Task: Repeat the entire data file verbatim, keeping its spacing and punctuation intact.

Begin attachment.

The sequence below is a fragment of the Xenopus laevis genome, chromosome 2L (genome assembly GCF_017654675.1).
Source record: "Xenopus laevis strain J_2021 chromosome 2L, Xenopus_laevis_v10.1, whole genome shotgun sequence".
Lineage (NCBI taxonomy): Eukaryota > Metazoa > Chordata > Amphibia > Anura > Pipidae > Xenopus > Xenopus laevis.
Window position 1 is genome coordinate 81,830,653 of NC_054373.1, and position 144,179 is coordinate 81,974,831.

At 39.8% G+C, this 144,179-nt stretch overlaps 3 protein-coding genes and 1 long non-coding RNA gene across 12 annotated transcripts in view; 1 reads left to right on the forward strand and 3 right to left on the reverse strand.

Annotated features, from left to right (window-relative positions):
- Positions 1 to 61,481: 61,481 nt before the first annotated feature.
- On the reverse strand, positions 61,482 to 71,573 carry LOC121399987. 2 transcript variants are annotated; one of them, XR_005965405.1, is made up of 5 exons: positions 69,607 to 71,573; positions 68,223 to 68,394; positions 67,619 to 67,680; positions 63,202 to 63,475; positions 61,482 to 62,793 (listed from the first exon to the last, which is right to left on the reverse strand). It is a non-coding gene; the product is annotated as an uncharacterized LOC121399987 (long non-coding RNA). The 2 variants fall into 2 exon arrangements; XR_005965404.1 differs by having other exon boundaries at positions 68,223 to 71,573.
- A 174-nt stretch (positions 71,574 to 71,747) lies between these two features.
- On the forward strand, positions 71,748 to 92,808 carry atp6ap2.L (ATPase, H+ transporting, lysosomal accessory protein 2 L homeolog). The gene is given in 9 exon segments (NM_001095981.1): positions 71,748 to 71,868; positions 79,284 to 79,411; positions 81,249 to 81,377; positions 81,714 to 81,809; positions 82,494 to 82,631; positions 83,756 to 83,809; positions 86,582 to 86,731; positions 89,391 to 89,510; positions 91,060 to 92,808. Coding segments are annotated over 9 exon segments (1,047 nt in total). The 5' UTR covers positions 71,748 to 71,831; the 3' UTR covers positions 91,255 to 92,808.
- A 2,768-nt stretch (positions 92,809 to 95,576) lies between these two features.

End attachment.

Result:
The sequence below is a fragment of the Xenopus laevis genome, chromosome 2L (genome assembly GCF_017654675.1).
Source record: "Xenopus laevis strain J_2021 chromosome 2L, Xenopus_laevis_v10.1, whole genome shotgun sequence".
Lineage (NCBI taxonomy): Eukaryota > Metazoa > Chordata > Amphibia > Anura > Pipidae > Xenopus > Xenopus laevis.
Window position 1 is genome coordinate 81,830,653 of NC_054373.1, and position 144,179 is coordinate 81,974,831.

At 39.8% G+C, this 144,179-nt stretch overlaps 3 protein-coding genes and 1 long non-coding RNA gene across 12 annotated transcripts in view; 1 reads left to right on the forward strand and 3 right to left on the reverse strand.

Annotated features, from left to right (window-relative positions):
- Positions 1 to 61,481: 61,481 nt before the first annotated feature.
- On the reverse strand, positions 61,482 to 71,573 carry LOC121399987. 2 transcript variants are annotated; one of them, XR_005965405.1, is made up of 5 exons: positions 69,607 to 71,573; positions 68,223 to 68,394; positions 67,619 to 67,680; positions 63,202 to 63,475; positions 61,482 to 62,793 (listed from the first exon to the last, which is right to left on the reverse strand). It is a non-coding gene; the product is annotated as an uncharacterized LOC121399987 (long non-coding RNA). The 2 variants fall into 2 exon arrangements; XR_005965404.1 differs by having other exon boundaries at positions 68,223 to 71,573.
- A 174-nt stretch (positions 71,574 to 71,747) lies between these two features.
- On the forward strand, positions 71,748 to 92,808 carry atp6ap2.L (ATPase, H+ transporting, lysosomal accessory protein 2 L homeolog). The gene is given in 9 exon segments (NM_001095981.1): positions 71,748 to 71,868; positions 79,284 to 79,411; positions 81,249 to 81,377; positions 81,714 to 81,809; positions 82,494 to 82,631; positions 83,756 to 83,809; positions 86,582 to 86,731; positions 89,391 to 89,510; positions 91,060 to 92,808. Coding segments are annotated over 9 exon segments (1,047 nt in total). The 5' UTR covers positions 71,748 to 71,831; the 3' UTR covers positions 91,255 to 92,808.
- A 2,768-nt stretch (positions 92,809 to 95,576) lies between these two features.